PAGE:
So…I asked Laura how I could help with blog posts and general tutorials. She laughed and said, “Well, I’ve been meaning to talk to you about it, but first, I really need to tell you that your ironing board cover is gross.” Uh, what? I had never given any thought to my ironing board or its cover. But…she wasn’t wrong.
Today I decided to do something about it. First I Googled ironing board covers and then DIY ironing board covers. Yeah, there are some people out there who really like their ironing boards to look fancy. I am not one of those people. I don’t need pockets or anything special attached to it. So, I came up with the perfect plan. A DIY ironing board cover in under 30 minutes.
Here’s what you need to get started. If you’re like me and have hoarding tendencies, then you probably already have these things at your house. (Don’t tell my husband I’m a hoarder because I mock him for his hoarding tendencies and live in denial.)
- 2 yards of woven fabric
- nylon cord (honestly-any strong cord will work!)
- cord stop (optional)
- Insulbright (optional)
I have no idea why I have this nylon cording. I don’t know where it came from or what its original purpose was, but it has been in a drawer for a while. I had the cord stops hanging on my pegboard. Again, I have no idea what possessed me to buy these and I’ve had them for longer than I care to admit. It might be time to come to terms with the fact that I’m a hoarder. Sigh. I didn’t use Insulbright because I didn’t want to make a trip to the store and my old ironing board cover didn’t have it.
Admire old ironing board cover and remember the great times you had together.
Wrestle the old ironing board cover off and then wash your hands because you know it has been on there for far longer than it should have been allowed to exist. Leave the foam pad on the ironing board (if your ironing board has one).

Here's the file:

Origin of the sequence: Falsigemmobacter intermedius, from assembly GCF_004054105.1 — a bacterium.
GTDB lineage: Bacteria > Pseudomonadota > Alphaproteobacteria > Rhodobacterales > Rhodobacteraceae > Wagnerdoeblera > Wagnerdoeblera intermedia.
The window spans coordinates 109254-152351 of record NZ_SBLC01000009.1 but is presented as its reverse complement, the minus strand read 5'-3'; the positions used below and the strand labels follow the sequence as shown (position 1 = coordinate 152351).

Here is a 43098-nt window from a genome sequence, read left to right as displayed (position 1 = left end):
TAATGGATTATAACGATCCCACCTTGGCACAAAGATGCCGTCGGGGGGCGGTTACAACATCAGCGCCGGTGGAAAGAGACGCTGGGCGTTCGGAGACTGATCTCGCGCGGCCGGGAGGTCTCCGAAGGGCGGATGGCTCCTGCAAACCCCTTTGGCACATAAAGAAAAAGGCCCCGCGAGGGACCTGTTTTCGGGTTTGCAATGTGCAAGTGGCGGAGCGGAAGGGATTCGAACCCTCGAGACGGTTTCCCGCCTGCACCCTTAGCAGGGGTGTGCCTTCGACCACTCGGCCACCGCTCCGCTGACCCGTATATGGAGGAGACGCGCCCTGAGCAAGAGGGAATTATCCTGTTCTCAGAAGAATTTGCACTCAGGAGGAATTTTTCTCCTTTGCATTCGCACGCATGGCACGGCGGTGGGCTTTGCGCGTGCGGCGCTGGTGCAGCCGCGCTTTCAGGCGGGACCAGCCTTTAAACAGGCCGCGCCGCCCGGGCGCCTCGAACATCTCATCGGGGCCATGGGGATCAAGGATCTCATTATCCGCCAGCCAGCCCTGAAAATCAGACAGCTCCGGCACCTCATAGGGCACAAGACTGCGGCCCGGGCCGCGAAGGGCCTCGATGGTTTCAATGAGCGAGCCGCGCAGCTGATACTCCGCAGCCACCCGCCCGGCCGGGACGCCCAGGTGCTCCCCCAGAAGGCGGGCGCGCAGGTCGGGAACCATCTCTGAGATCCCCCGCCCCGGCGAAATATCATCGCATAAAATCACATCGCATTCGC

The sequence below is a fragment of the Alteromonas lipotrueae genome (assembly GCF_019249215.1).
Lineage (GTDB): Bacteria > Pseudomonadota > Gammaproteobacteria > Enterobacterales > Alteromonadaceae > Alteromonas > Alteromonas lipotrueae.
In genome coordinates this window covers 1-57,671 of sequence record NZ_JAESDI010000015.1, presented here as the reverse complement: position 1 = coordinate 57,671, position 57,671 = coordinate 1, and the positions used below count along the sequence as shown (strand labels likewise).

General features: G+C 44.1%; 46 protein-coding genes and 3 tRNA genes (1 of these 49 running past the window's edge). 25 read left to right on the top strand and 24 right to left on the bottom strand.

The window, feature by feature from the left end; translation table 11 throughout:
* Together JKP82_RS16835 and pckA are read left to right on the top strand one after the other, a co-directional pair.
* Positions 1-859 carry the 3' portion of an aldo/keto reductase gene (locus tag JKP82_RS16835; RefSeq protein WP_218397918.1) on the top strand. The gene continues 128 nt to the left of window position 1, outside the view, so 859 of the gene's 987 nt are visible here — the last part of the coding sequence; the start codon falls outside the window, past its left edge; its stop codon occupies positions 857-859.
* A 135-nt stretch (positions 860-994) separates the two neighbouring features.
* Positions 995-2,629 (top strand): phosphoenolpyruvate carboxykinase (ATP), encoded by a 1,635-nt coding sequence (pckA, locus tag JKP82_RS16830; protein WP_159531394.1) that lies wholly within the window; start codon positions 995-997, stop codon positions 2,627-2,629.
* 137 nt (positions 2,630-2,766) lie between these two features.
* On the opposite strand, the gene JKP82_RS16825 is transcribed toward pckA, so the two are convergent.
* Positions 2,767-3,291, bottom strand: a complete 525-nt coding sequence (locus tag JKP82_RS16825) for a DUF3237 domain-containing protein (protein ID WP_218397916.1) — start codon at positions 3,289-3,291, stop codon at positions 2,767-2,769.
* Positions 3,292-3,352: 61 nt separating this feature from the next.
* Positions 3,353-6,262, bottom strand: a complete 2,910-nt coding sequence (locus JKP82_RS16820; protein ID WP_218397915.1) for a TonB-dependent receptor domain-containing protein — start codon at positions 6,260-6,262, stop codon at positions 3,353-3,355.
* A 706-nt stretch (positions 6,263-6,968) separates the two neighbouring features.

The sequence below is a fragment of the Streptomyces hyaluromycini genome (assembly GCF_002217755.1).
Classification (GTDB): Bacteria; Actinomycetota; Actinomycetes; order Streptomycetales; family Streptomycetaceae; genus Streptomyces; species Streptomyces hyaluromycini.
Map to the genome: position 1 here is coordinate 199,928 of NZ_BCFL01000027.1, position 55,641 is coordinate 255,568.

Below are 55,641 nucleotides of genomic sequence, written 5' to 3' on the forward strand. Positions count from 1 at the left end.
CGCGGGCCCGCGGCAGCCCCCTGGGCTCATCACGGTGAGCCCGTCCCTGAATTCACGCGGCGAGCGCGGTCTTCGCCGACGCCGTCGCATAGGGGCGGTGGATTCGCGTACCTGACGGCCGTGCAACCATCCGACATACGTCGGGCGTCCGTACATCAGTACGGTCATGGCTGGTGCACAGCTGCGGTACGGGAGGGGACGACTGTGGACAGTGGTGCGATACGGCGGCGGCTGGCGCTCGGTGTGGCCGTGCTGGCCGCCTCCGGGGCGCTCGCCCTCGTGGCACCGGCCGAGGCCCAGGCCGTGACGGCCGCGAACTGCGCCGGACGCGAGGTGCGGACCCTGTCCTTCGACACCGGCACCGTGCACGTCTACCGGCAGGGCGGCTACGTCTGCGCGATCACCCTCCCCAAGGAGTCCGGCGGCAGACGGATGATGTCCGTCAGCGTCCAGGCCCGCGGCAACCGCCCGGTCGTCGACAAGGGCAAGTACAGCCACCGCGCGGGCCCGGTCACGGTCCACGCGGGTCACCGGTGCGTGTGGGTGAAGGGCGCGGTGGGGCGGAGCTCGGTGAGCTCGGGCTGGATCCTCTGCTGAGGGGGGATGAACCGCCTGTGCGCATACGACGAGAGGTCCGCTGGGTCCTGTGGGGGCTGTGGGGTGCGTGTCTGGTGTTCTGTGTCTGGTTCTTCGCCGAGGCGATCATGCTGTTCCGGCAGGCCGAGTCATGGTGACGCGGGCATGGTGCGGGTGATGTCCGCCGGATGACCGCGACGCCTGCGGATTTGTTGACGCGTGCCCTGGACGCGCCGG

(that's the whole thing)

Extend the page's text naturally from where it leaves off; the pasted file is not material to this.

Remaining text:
Snip cord around the edge of your old ironing board cover so it lays flat on your table. Place on top of new fabric and put fabric weights around the edge.
Use scissors or a rotary cutter to cut the new fabric, using the old ironing board fabric as a pattern piece.
Take over to your serger. Take the time to change out your thread to a color that is complementary because even though you think you won’t mind, you’ll really hate it if you don’t. Trust me. (If you don’t have a serger, you can use an overcast stitch or a wide zigzag on your sewing machine.)
Turn off the knife and slide the cord against the edge of the fabric, out of the way of the needles, and leave about 3-4 inches as a tail to the back of the machine. You want the cord to be wrapped by the looper thread only, not sewn into the needle threads! (If you’re using a sewing machine, you’ll sew back and forth over the cord with a zigzag stitch.)
Grip it and rip it. Seriously, make a game of it, but don’t sew threw it with the needles because that’s a real pain in the tush and the cord won’t pull freely. When you get back to the beginning, trim threads and leave a tail of cording about 3-4 inches long.
Wrestle your new ironing board cover onto the ironing board. That piece of foam is kind of annoying, but you can do it, I promise.
Pull the cords tight. If you have the cord stop, slide it onto the cords to make your life even easier. If you don’t have a cord stop, tie it in a bow or a knot after you’ve cinched it tight.
Bam! Admire your handiwork and then ask yourself why you didn’t pick a fabric that coordinated with the rest of your sewing room. haha–Seriously, I did that. But–orange is my favorite color, so I’m happy I went with it, AND I’ve had it in my stash FOREVER. Win win.
It took me more time to write this blog post than it did for me to make the ironing board cover! Now, go buy some new patterns and get to work!